Interdependence of Commercial and Donative Revenues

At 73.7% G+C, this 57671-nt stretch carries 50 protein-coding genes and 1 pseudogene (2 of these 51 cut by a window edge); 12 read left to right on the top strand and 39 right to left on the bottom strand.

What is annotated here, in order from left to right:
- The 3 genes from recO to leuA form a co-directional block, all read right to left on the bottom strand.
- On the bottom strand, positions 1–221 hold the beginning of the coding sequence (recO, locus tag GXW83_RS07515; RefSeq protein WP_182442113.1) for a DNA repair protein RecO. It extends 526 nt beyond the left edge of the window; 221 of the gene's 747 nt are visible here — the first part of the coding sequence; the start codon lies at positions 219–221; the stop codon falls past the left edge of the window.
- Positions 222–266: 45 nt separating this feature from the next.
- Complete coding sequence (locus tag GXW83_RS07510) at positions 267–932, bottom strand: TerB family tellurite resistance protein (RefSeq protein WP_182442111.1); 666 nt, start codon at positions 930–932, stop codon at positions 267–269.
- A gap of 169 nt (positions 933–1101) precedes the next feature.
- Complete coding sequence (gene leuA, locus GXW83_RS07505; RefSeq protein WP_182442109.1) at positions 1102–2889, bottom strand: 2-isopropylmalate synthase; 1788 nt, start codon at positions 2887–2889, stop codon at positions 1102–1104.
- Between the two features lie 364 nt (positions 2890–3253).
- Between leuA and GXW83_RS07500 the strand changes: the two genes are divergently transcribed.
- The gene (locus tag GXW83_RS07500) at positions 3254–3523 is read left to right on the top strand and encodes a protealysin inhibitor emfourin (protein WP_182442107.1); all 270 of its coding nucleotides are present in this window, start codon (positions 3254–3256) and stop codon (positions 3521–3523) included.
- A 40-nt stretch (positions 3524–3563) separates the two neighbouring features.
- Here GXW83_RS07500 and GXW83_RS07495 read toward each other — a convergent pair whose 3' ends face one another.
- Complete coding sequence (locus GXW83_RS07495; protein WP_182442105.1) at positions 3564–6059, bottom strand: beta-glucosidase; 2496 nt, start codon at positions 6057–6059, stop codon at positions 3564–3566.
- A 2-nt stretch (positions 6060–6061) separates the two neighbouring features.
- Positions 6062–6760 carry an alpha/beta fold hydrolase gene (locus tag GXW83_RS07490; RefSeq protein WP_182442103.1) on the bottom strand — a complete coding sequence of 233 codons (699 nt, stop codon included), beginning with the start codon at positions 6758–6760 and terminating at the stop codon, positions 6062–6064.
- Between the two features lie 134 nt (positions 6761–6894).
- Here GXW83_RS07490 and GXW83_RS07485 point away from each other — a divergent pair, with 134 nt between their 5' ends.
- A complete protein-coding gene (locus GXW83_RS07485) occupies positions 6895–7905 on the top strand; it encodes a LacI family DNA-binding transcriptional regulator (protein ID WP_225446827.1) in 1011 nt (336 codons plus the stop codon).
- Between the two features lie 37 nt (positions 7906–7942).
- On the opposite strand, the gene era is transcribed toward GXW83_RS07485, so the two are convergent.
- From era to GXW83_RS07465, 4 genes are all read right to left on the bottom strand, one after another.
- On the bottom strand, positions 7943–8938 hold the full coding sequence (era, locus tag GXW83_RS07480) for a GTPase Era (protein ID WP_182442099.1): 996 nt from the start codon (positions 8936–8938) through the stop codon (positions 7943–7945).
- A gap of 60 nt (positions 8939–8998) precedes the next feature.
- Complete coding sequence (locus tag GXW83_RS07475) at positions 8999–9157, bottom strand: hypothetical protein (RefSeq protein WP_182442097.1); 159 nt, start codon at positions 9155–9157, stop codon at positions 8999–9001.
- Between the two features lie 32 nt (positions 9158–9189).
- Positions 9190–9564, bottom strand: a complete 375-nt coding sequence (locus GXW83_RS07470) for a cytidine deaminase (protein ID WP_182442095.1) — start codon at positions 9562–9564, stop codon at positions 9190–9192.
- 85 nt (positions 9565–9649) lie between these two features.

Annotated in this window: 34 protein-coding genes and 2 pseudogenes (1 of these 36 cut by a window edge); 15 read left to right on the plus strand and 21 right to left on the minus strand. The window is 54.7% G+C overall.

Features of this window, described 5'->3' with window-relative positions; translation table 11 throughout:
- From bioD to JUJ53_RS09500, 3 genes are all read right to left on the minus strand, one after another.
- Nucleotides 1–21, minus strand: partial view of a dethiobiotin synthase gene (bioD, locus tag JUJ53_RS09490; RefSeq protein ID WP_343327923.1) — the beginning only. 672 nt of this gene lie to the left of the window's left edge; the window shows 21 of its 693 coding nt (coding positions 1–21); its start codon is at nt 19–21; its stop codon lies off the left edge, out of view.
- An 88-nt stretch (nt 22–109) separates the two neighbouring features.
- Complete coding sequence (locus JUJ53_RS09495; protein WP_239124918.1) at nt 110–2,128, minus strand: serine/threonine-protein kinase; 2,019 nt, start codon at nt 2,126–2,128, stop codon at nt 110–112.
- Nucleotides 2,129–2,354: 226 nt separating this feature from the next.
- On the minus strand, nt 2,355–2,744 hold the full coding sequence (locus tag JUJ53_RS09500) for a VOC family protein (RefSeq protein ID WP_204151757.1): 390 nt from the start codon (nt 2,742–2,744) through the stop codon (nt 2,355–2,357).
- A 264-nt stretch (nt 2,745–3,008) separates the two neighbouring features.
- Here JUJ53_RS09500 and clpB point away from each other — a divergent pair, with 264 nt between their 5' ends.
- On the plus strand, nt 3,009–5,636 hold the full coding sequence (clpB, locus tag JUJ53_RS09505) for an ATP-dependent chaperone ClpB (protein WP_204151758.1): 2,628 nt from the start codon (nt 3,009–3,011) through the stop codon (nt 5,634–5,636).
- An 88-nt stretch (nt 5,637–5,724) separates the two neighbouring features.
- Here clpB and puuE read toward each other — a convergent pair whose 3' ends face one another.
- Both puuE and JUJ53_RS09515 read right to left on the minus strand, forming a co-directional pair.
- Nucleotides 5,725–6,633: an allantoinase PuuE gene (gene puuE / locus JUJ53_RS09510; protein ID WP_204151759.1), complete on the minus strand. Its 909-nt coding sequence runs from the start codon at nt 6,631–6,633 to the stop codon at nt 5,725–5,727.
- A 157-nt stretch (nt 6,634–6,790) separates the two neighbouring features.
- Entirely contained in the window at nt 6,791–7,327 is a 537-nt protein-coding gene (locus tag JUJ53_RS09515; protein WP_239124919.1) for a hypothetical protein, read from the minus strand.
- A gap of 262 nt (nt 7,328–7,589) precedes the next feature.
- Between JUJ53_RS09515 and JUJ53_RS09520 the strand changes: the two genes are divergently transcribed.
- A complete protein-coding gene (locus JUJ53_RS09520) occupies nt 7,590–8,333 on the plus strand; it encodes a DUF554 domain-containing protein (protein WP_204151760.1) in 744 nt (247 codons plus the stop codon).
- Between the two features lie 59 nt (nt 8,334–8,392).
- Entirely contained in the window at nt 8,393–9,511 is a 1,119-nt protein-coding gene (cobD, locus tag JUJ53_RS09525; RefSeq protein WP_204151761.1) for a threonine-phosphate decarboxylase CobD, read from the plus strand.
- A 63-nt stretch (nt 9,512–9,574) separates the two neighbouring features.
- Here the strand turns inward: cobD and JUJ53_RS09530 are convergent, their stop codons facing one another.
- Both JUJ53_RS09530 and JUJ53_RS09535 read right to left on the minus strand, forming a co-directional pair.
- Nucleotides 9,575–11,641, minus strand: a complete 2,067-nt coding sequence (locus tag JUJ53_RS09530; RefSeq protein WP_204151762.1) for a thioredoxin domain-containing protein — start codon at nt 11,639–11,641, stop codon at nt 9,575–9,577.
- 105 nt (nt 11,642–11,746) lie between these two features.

The financial health of nonprofit organizations depends on their ability to generate donations and to sell services profitably. Are these two sources of revenue - one philanthropic, the other commercial - interrelated? More particularly, does a change in donative revenue (e.g., a cut in government grants), influence nonprofits' commercial activity, or vice versa? We examine the hypotheses that nonprofits' commercial sales activities are mechanisms for financing their principal, tax-exempt, mission and that nonprofits prefer to avoid such activities, engaging in them reluctantly and then only for their profitability. A testable implication of this is that those activities are undertaken to a degree that varies inversely with the nonprofit's revenue from the preferred source, donations. If there is aversion to commercial activity, despite its potential financial contribution to the organization's mission, then donations would "crowd out" commercial activities, with decreased donations causing expansion of commercial activity and increased donations diminishing it. Using data for 2,679 nonprofits observed from 1985 to 1993, we estimate a set of structural and reduced form models that suggest exogenous declines in donations result in significant increases in commercial activity for some industry sectors, but not for others. This variation is understandable in light of differential organization goals as well as differential interdependencies among revenue sources and among costs of providing mission-related and ancillary goods production.
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